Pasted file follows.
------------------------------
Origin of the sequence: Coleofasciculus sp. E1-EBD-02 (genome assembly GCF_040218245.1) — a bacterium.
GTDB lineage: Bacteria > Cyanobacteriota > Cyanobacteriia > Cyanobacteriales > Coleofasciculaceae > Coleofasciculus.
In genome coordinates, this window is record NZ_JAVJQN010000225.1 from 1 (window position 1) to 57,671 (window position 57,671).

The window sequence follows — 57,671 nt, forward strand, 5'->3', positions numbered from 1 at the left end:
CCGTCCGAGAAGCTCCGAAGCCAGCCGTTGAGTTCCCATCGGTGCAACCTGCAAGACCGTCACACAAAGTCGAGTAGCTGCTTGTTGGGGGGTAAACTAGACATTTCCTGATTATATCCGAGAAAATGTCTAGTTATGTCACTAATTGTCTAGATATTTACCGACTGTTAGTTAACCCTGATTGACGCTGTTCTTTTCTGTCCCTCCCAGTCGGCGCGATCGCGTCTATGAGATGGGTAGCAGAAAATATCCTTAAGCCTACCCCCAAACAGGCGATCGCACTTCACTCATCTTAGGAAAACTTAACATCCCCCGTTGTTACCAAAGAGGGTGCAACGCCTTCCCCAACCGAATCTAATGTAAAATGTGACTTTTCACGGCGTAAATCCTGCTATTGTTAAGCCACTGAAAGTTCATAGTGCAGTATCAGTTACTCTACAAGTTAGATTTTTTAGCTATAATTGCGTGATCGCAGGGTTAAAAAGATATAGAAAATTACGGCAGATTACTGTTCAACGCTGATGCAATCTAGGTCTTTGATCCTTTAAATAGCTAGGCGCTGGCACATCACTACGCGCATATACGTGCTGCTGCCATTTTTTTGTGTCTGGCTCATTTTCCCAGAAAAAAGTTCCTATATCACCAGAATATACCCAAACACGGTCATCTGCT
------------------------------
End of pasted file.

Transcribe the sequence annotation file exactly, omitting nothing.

Origin of the sequence: Coleofasciculus sp. E1-EBD-02 (genome assembly GCF_040218245.1) — a bacterium.
GTDB lineage: Bacteria > Cyanobacteriota > Cyanobacteriia > Cyanobacteriales > Coleofasciculaceae > Coleofasciculus.
In genome coordinates, this window is record NZ_JAVJQN010000225.1 from 1 (window position 1) to 57,671 (window position 57,671).

The window sequence follows — 57,671 nt, forward strand, 5'->3', positions numbered from 1 at the left end:
CCGTCCGAGAAGCTCCGAAGCCAGCCGTTGAGTTCCCATCGGTGCAACCTGCAAGACCGTCACACAAAGTCGAGTAGCTGCTTGTTGGGGGGTAAACTAGACATTTCCTGATTATATCCGAGAAAATGTCTAGTTATGTCACTAATTGTCTAGATATTTACCGACTGTTAGTTAACCCTGATTGACGCTGTTCTTTTCTGTCCCTCCCAGTCGGCGCGATCGCGTCTATGAGATGGGTAGCAGAAAATATCCTTAAGCCTACCCCCAAACAGGCGATCGCACTTCACTCATCTTAGGAAAACTTAACATCCCCCGTTGTTACCAAAGAGGGTGCAACGCCTTCCCCAACCGAATCTAATGTAAAATGTGACTTTTCACGGCGTAAATCCTGCTATTGTTAAGCCACTGAAAGTTCATAGTGCAGTATCAGTTACTCTACAAGTTAGATTTTTTAGCTATAATTGCGTGATCGCAGGGTTAAAAAGATATAGAAAATTACGGCAGATTACTGTTCAACGCTGATGCAATCTAGGTCTTTGATCCTTTAAATAGCTAGGCGCTGGCACATCACTACGCGCATATACGTGCTGCTGCCATTTTTTTGTGTCTGGCTCATTTTCCCAGAAAAAAGTTCCTATATCACCAGAATATACCCAAACACGGTCATCTGCT